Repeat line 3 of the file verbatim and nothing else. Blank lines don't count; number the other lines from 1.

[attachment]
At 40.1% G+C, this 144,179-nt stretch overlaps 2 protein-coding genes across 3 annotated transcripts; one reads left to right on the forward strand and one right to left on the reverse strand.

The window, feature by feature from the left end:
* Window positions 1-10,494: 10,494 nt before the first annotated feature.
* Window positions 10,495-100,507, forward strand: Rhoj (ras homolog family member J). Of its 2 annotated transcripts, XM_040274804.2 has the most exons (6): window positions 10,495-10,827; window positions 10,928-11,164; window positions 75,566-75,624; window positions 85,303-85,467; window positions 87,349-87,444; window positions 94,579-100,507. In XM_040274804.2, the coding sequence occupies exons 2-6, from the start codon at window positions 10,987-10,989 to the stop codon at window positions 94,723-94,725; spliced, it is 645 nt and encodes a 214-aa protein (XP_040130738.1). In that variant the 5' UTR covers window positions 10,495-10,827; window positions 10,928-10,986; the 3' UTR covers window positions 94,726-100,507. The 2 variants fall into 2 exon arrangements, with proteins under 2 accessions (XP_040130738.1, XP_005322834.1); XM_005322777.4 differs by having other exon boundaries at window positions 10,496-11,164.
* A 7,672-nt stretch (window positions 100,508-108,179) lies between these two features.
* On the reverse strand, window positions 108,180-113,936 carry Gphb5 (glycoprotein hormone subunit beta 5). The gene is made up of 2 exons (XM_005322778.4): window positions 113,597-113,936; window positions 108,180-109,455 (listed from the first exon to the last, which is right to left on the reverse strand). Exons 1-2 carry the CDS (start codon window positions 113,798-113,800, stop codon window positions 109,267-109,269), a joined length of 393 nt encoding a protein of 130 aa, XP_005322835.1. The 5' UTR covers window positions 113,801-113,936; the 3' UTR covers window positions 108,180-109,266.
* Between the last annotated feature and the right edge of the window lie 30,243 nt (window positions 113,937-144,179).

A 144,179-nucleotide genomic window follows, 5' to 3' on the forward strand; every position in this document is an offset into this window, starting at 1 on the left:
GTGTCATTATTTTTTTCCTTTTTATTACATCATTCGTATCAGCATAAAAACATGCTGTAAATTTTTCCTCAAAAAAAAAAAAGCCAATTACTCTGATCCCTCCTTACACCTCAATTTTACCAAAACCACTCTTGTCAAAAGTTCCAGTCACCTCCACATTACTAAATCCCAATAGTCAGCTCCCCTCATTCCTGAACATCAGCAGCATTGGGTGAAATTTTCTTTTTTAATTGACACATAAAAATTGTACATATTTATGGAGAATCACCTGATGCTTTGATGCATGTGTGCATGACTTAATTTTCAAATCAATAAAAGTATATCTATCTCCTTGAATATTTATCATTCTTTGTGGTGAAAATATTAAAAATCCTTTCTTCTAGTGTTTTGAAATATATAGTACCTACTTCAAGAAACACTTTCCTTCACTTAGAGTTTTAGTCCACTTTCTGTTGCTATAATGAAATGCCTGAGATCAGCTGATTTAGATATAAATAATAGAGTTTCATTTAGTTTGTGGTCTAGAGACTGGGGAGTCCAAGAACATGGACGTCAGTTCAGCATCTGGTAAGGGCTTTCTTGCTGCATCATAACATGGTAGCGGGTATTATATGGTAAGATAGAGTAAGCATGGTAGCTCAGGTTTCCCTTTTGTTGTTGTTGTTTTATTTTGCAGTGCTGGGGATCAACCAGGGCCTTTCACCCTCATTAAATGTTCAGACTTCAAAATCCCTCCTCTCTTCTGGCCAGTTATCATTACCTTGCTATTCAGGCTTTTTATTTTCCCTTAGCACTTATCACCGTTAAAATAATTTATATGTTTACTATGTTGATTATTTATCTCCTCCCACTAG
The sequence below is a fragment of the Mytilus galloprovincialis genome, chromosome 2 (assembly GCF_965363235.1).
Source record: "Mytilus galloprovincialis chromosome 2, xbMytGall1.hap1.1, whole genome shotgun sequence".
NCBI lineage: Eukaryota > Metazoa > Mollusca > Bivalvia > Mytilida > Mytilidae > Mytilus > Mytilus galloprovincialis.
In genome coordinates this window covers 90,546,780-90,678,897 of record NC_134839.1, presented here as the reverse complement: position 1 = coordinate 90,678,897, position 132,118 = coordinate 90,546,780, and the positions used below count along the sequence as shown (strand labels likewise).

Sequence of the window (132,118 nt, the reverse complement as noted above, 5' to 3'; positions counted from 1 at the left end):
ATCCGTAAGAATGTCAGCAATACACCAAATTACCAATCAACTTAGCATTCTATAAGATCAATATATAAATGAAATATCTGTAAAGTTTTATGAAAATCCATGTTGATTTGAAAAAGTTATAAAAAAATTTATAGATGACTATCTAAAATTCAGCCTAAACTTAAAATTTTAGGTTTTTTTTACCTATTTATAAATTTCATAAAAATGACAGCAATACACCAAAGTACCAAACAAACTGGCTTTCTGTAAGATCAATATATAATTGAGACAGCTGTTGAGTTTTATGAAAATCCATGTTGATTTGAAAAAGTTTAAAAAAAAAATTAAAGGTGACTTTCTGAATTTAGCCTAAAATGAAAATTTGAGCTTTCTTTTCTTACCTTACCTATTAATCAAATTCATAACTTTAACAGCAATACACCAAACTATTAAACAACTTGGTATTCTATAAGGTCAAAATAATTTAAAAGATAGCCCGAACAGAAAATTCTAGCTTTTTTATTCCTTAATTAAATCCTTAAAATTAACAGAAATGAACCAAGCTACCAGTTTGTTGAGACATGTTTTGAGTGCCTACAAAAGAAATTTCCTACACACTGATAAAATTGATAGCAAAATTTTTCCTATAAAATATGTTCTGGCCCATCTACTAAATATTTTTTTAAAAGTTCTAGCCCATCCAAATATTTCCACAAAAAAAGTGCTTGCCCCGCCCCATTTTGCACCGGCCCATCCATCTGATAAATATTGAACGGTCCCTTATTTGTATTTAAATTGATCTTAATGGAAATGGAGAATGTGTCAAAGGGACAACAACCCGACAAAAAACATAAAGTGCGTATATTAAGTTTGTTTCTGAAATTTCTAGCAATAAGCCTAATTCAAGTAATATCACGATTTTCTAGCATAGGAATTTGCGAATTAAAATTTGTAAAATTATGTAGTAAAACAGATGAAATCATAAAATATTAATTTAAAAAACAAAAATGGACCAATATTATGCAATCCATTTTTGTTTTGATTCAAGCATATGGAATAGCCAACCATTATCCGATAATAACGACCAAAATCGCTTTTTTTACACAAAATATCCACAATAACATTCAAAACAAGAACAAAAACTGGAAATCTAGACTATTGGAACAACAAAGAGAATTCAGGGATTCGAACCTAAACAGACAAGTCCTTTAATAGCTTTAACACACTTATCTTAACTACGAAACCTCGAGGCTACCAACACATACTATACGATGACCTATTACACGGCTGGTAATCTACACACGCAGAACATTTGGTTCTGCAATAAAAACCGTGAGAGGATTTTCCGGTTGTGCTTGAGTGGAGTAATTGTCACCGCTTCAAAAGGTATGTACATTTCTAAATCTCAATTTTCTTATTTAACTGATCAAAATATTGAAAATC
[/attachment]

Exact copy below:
* Window positions 1-10,494: 10,494 nt before the first annotated feature.